Brooks D. Cash, MD, FACP, FACG

Disclosures

December 12, 2002

In This Article

Conclusion

The optimal treatment of dyspepsia has yet to be determined ( Table 1 ). Initial evaluation should focus on easily reversible etiologies, such as iatrogenic causes, and the establishment of an empathetic and realistic patient-physician relationship.

When patients fulfill Rome II criteria for dyspepsia and do not exhibit alarm features, a reasonable approach is to begin empiric antisecretory therapy or to test for HP infection and, if positive, treat with an appropriate course of antimicrobial therapy. Until HP infection becomes less prevalent, this latter approach has a high probability of curing dyspepsia that is due to HP-mediated peptic ulcer disease or HP-mediated mucosal inflammation, and has the additional benefit of possibly reducing the risk of future peptic ulcers and neoplastic conditions.[41] If there is no response to the first therapy employed, the clinician should switch to the alternative. Any patient with alarm features or persistent symptoms after HP testing or an adequate trial of antisecretory therapy should proceed to upper endoscopy with subsequent therapy directed toward any abnormalities detected. The majority of patients with dyspepsia will not have organic disease and will ultimately be diagnosed with functional dyspepsia. There is some evidence to suggest that upper endoscopy may confer a therapeutic benefit in these latter patients through the inherent reassurance value associated with a negative diagnostic test. However, most patients with functional dyspepsia will continue to experience symptoms after the initial empiric therapy trials and diagnostic tests.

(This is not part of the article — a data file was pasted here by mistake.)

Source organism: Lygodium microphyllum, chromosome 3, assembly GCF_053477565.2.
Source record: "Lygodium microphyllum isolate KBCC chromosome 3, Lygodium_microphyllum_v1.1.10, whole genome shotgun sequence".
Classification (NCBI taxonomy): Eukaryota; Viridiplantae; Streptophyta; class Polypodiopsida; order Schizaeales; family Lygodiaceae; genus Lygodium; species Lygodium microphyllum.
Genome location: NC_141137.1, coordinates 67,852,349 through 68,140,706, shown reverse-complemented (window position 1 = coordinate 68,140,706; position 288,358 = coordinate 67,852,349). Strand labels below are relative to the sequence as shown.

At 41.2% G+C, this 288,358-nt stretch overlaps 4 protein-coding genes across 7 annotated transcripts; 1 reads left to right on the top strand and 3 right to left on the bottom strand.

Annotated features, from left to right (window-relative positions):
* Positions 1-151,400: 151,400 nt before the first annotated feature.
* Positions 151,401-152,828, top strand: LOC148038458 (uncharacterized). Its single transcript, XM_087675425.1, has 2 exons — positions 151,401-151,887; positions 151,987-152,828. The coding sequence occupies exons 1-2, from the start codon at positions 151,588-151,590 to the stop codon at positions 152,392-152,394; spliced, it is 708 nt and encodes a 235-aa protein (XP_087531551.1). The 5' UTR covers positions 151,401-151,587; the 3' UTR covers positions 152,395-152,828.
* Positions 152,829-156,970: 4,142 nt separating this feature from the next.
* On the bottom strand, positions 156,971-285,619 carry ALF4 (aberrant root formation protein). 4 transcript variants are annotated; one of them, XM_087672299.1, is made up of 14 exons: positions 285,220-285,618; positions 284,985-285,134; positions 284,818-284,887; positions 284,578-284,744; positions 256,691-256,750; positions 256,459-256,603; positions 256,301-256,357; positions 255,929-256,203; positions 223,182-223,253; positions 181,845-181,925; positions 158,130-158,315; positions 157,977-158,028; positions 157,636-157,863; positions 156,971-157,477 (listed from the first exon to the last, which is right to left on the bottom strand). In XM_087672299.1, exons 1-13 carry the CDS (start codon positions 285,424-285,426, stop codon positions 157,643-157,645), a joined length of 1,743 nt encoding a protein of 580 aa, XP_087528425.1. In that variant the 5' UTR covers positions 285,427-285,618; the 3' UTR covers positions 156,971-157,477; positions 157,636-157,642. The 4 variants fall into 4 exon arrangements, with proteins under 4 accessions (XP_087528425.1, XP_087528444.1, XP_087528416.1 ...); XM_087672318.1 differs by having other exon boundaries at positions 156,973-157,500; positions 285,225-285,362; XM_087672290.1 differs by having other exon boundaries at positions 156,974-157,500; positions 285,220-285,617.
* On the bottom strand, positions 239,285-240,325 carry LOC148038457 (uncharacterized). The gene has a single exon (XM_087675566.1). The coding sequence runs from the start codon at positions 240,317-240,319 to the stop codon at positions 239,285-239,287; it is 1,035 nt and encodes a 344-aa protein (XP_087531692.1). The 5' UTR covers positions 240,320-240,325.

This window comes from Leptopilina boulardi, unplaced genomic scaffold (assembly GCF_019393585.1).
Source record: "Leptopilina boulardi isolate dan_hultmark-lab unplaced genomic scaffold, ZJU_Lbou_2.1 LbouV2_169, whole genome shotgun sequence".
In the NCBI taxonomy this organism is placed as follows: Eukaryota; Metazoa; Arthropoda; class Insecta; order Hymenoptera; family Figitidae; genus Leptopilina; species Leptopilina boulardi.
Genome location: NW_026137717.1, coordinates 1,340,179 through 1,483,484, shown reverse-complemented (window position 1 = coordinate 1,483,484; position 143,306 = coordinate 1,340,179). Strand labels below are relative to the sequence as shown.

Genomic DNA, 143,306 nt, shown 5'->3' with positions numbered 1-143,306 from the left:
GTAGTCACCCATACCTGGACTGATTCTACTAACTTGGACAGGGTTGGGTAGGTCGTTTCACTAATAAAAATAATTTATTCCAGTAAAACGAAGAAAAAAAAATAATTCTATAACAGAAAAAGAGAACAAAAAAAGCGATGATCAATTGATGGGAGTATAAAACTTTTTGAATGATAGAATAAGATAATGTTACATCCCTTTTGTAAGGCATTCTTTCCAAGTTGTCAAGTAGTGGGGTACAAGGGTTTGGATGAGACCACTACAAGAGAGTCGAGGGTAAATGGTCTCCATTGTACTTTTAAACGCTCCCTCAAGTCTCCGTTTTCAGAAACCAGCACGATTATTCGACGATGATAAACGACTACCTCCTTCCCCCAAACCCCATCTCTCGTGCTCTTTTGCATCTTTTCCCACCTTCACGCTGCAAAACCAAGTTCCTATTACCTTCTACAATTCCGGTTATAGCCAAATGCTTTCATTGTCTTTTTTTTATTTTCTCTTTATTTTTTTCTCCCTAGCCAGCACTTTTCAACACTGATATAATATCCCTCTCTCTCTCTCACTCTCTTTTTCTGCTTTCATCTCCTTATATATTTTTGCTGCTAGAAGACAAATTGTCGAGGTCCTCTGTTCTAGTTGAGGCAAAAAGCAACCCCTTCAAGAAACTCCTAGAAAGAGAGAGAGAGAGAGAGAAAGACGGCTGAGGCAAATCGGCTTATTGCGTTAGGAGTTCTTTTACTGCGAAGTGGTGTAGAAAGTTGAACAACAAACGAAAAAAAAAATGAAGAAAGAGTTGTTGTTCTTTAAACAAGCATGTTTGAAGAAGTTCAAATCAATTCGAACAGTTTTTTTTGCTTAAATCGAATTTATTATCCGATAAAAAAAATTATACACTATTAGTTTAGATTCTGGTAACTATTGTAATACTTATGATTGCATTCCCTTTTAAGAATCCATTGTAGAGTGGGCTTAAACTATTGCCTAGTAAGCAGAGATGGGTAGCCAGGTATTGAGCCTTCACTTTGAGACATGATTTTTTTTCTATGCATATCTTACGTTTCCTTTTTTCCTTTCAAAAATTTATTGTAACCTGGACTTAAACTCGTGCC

Subsequent therapeutic options for functional dyspepsia are numerous but largely unproven. Several trials support the use of enteric nervous system mediators such as tricyclic antidepressants and serotonin receptor agonists, but this evidence is limited by methodologic inconsistencies. Other promotility agents are limited by dose-related and idiosyncratic adverse reactions or are not currently available in the United States. Antispasmodic agents have not been shown to be beneficial for patients with functional dyspepsia. Other strategies, such as psychotherapy, biofeedback, and alternative medicine therapies, require more rigorously controlled trials before they can be routinely recommended or discouraged.

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